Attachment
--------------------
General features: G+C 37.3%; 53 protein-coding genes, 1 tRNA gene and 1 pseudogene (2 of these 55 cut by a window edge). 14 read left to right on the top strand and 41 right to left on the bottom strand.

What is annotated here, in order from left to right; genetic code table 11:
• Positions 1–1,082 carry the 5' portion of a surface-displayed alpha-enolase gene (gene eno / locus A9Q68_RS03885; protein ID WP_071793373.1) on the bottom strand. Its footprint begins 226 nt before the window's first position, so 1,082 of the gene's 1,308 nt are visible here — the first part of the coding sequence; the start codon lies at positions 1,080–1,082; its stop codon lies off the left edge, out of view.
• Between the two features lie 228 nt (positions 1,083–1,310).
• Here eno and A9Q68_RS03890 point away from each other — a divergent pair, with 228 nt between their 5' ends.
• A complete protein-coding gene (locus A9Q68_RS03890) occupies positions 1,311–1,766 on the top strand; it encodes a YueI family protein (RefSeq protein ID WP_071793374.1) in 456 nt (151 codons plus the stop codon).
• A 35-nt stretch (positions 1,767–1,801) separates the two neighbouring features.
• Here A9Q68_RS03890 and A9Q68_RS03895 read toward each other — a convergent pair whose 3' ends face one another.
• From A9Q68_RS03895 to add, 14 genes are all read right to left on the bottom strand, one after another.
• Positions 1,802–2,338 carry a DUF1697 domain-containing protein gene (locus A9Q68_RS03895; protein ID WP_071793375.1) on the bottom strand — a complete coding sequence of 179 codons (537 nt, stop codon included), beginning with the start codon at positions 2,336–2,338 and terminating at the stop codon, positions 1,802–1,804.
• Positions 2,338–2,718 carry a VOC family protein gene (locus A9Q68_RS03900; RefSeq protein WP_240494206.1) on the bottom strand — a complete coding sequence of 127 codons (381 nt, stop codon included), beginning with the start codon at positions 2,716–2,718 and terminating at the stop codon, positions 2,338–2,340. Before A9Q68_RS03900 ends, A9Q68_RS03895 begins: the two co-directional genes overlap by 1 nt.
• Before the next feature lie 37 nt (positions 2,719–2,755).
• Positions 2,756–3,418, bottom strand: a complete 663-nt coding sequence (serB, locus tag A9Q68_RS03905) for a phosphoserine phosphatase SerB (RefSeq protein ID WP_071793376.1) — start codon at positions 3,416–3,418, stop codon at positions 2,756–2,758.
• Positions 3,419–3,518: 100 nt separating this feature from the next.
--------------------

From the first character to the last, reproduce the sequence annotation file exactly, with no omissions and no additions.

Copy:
General features: G+C 37.3%; 53 protein-coding genes, 1 tRNA gene and 1 pseudogene (2 of these 55 cut by a window edge). 14 read left to right on the top strand and 41 right to left on the bottom strand.

What is annotated here, in order from left to right; genetic code table 11:
• Positions 1–1,082 carry the 5' portion of a surface-displayed alpha-enolase gene (gene eno / locus A9Q68_RS03885; protein ID WP_071793373.1) on the bottom strand. Its footprint begins 226 nt before the window's first position, so 1,082 of the gene's 1,308 nt are visible here — the first part of the coding sequence; the start codon lies at positions 1,080–1,082; its stop codon lies off the left edge, out of view.
• Between the two features lie 228 nt (positions 1,083–1,310).
• Here eno and A9Q68_RS03890 point away from each other — a divergent pair, with 228 nt between their 5' ends.
• A complete protein-coding gene (locus A9Q68_RS03890) occupies positions 1,311–1,766 on the top strand; it encodes a YueI family protein (RefSeq protein ID WP_071793374.1) in 456 nt (151 codons plus the stop codon).
• A 35-nt stretch (positions 1,767–1,801) separates the two neighbouring features.
• Here A9Q68_RS03890 and A9Q68_RS03895 read toward each other — a convergent pair whose 3' ends face one another.
• From A9Q68_RS03895 to add, 14 genes are all read right to left on the bottom strand, one after another.
• Positions 1,802–2,338 carry a DUF1697 domain-containing protein gene (locus A9Q68_RS03895; protein ID WP_071793375.1) on the bottom strand — a complete coding sequence of 179 codons (537 nt, stop codon included), beginning with the start codon at positions 2,336–2,338 and terminating at the stop codon, positions 1,802–1,804.
• Positions 2,338–2,718 carry a VOC family protein gene (locus A9Q68_RS03900; RefSeq protein WP_240494206.1) on the bottom strand — a complete coding sequence of 127 codons (381 nt, stop codon included), beginning with the start codon at positions 2,716–2,718 and terminating at the stop codon, positions 2,338–2,340. Before A9Q68_RS03900 ends, A9Q68_RS03895 begins: the two co-directional genes overlap by 1 nt.
• Before the next feature lie 37 nt (positions 2,719–2,755).
• Positions 2,756–3,418, bottom strand: a complete 663-nt coding sequence (serB, locus tag A9Q68_RS03905) for a phosphoserine phosphatase SerB (RefSeq protein ID WP_071793376.1) — start codon at positions 3,416–3,418, stop codon at positions 2,756–2,758.
• Positions 3,419–3,518: 100 nt separating this feature from the next.